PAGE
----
1, 2, 3, 4: give me another one and I'll nurse more...
I've breastfed four children. Initially, I thought I would give it a go. I mean, it's God's way, right? So, it can't be hard. I was wrong. It was a challenge, but armed with the right information it can be an enjoyable, successful time.
I had many questions about nursing, but one question I wish people would have actually talked about: our breasts have multiple functions, one of which is sexual. It's ok to be worried that you will associate your nursing with your intimate life. I think it's natural. However, once you are nursing you realize that there isn't anything to worry about. Just wanted to throw that in there for ya.
So, with my first child, the nurses showed me how to latch him on. I skipped out of the hospital (hey, it was my first!!) thinking I had everything under control. Emotionally, I enjoyed breastfeeding. I felt like a good mom, and I felt like we were bonding. But physically it was taking its toll- cracked and bleeding nipples. Many phone calls later to La Leche League, I was adjusting and so was he. With him I nursed on demand. We had 14 wonderful months of nursing. I was sad to see it go, but he was ready.
With my next one born four months after I stopped nursing, it was a breeze. I hadn't had time to really adjust (physically or mentally) to not nursing, and it went quite smoothly with little problems. I started to slowly schedule his feedings trying to get him on a schedule. We nursed for eleven months.
My third was a challenge. I had two toddlers, and a baby who was distracted by her brothers. It took a lot of organization and creativity. But we managed, and we had 12 months of success.
Fast forward about five years to my fourth. This created a new challenge. First, let me say that everyone has different standards, and what's "right" for one family may not be "right" for another. After my husband and I talked we decided that I wouldn't be nursing the baby in front of the other kids because the boys were close to puberty, and I didn't want the baby under a blanket all the time. So, creativity and organization skills at hand, I headed off to the bedroom while the other kids watched a movie, played with puzzles, read, etc. I scheduled his feedings so I could make sure I was scheduling time for the older kids.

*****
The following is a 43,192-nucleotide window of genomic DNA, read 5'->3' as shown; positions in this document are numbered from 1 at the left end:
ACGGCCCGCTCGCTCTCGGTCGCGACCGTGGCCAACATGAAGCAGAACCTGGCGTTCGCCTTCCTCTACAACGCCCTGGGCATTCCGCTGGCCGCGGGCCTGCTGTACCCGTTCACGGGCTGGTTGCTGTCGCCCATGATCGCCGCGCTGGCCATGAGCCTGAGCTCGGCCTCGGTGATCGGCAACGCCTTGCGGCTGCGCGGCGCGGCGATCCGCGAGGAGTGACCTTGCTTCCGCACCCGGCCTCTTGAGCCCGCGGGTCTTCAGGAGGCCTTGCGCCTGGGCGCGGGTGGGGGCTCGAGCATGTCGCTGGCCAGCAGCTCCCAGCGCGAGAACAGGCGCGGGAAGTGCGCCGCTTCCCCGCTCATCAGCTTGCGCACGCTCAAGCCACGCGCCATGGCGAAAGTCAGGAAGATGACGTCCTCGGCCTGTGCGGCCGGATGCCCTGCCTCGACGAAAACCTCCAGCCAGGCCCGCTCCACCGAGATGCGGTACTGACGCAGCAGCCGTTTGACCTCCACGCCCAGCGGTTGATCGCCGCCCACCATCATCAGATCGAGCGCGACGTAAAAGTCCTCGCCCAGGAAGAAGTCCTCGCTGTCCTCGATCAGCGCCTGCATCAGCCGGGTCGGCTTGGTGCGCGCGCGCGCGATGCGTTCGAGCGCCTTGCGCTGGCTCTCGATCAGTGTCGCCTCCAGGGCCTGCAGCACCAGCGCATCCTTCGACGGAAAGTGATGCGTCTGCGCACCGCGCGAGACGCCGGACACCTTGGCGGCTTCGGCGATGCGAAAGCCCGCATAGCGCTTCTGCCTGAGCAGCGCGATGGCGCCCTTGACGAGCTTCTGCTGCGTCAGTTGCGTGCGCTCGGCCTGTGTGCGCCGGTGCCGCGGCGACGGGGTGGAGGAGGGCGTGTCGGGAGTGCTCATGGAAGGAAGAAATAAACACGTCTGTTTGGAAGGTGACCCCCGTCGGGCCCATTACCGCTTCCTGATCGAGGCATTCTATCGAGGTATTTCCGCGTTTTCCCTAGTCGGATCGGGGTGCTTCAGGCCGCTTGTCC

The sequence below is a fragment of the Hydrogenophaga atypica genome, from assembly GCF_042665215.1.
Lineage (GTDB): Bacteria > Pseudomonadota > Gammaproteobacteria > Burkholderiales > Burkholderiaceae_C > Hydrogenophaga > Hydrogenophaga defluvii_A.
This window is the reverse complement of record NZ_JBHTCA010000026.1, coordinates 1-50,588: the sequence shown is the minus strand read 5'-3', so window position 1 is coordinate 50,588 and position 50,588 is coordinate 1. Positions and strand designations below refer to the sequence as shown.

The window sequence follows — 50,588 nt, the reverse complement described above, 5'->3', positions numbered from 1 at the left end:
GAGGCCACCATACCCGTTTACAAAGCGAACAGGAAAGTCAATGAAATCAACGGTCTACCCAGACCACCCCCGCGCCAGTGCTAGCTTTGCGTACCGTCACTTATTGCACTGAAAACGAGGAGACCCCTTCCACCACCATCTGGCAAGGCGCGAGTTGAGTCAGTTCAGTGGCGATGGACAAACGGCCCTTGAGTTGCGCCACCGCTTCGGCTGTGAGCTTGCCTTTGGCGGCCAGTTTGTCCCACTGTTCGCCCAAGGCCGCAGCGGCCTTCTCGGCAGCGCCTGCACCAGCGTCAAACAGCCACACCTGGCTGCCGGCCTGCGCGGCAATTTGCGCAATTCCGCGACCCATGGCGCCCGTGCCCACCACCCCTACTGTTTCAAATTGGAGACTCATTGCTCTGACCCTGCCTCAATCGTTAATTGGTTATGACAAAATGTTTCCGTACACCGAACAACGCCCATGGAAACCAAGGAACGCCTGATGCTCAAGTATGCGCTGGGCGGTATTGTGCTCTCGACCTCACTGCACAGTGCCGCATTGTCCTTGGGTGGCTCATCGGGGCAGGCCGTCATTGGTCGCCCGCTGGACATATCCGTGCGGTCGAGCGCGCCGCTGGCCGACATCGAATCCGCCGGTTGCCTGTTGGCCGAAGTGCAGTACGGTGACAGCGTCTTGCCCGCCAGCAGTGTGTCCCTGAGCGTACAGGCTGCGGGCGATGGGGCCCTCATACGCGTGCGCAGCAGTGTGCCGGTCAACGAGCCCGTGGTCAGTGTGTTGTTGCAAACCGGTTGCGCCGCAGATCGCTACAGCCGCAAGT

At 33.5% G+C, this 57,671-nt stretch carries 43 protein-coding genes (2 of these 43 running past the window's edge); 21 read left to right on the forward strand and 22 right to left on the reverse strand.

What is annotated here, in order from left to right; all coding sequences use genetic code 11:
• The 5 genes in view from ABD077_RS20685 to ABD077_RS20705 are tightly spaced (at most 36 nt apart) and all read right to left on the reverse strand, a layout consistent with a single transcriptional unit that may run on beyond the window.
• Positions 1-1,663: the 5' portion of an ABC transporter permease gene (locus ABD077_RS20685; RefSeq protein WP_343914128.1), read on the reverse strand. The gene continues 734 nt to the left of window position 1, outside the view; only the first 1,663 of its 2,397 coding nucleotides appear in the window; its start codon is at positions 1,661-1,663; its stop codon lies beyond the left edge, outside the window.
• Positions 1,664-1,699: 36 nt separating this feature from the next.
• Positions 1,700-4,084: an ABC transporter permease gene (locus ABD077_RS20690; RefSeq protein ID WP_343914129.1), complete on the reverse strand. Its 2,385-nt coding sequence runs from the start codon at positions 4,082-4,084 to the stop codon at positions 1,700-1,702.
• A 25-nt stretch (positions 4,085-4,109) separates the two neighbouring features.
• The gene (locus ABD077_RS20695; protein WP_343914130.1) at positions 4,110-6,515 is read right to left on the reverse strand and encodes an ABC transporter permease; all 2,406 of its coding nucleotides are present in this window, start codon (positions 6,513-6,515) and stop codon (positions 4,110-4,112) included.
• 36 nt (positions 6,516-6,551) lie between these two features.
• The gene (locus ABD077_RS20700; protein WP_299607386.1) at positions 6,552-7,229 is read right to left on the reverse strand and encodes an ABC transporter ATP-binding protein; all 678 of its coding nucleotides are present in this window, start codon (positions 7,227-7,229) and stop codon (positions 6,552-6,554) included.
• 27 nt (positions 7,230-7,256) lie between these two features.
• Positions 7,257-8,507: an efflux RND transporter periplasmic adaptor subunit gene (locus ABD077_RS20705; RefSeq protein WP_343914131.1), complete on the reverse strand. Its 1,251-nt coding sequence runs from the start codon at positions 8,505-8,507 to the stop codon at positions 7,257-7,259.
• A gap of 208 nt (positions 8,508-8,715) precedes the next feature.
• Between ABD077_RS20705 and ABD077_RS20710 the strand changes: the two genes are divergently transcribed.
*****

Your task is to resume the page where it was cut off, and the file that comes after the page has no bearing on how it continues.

One problem we did have was his night feedings. I kept falling asleep while he nursed (I co-sleep the first few months), and then he would fall asleep as well. This meant his belly wasn't as full as it should have been, breastmilk is easily digested, so he was waking more during the night to eat leaving me exhausted!
At three months our son stopped growing. Not an inch. Not a pound. For three solid months. Specialist after specialist the final diagnosis was: failure to thrive. Alot of things contributed to his failure to thrive: he had pneumonia at a few months old, a few colds, and my diet. I can't stress enough that a breastfeeding mother shouldn't diet. Alas, he needed formula. After a few months of breastmilk first and formula last, my milk supply was back up and he was off of formula!! Yay!!! Then I got kidney stones and had surgery. Because of the medication I was on, I couldn't nurse for 10 days. I pumped and pumped, but my milk diminished. And because the baby wasn't a comfort nurser he stopped wanting to nurse when latched him on because there wasn't a lot of milk in there. My milk completely dried up. Seven months of nursing. Alot of struggles. Still worth it.
My point to my rabbit trailed nursing story is this: I have nursed a baby 7 months, and I have nursed one 14 months; I've done public nursing, I've done covered nursing; I've done straight breast milk, I've mixed breastmilk with formula; I've nursed on demand, and I've nursed on scheduled feedings; You HAVE to do what works for your family! The seasons of my life have changed, and so have the ways we've fed our children.
With each experience there have been obstacles to overcome. Even though I know what I'm doing, I know our final baby will still have to learn what to do. They aren't born truly knowing how to nurse. Breastfeeding is a wonderful thing that benefits the entire household, but no one can tell you it's right for you. It does take time and patience and support. I say give it a go, the milk's in there anyway. Happy Nursing!